THE SPINE MAY 8, 2010
This nobody who is suddenly somebody is Paul Campos. He is a professor of law at the University of Colorado. Other than being an unremarkable law professor, he is known largely for trivial interests: obesity, the personality of judges, the origins of the chicken sandwich, the Notre Dame football team. He has also shown some knack for interdisciplinary work. For example, he wrote a piece, “Fat Judges Need Not Apply,” for the Daily Beast, which, as you know, is a very serious journal. But don’t underestimate Campos. He also writes a weekly column for the Scripps Howard newspapers, a chain I hardly knew still existed. Do you want the full story on this silly scholar? Take a look at his bio on Wikipedia.
He has two arguments against President Obama’s impending nomination of the present solicitor general Elena Kagan to the Supreme Court. The first is quantitative. How much has she written? Well, apparently she hasn’t written nearly enough for Campos. And certainly not in relation to his two favorites for the post. One is Stanford Law School’s Pamela Karlan, the Judith Butler of the legal academy, which is to say on the far left of the trade. Her qualifications include the fact that she has written more than 100 papers. Then there is Harold Koh, former dean of the Yale Law School and now legal adviser to the State Department. He also has more than 100 papers on his C.V. One problem with him is that he probably couldn’t get past even the Democrats on the Senate Judiciary Committee.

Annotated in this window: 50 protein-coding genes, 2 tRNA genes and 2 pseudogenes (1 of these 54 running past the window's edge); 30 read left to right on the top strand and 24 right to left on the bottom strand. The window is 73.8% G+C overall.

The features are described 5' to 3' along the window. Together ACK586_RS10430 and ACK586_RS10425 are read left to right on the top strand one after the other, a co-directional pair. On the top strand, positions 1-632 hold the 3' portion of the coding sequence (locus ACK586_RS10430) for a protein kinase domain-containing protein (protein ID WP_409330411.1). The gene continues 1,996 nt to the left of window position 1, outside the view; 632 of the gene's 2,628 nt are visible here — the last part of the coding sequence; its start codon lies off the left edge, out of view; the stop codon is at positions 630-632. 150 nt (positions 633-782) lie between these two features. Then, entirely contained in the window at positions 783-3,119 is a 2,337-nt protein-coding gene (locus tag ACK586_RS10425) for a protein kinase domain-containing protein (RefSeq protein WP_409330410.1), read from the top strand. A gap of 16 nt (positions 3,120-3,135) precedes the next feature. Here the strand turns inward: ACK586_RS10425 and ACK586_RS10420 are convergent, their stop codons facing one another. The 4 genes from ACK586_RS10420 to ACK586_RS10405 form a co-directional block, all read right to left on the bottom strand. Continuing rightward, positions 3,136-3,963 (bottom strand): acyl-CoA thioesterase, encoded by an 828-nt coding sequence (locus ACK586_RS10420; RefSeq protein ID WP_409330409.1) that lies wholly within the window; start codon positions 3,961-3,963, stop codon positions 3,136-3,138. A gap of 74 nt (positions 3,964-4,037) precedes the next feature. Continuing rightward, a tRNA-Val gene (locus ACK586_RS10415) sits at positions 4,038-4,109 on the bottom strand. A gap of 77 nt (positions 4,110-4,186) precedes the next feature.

Of course, but if the main qualification for Supreme Court candidates is to be the volume of writings, the shoo-in would be Cass Sunstein, who has written several hundred articles (including many for TNR) and more than 20 books. By this standard, Cass should have two seats among the Supremes. In fact, maybe he should have two seats even by other standards.
The fact is that Campos is not sure of Kagan’s politics. She may just not be “progressive” enough for this portentous guardian of the judiciary. Isn’t it enough that President Obama, who is clearly satisfied with her performance as S.G., will send her name to the Senate? As Campos admits, most people on the left are roughly comfortable with her politics. And everybody admires her character. I’ve only met her a few times at Cambridge events. She is a brilliant conversationalist ... and very funny, besides.
OK, this is not exactly a qualification. But it is very much to the president’s credit that he is not putting up as the Stevens replacement someone who has basically signed on the dotted line.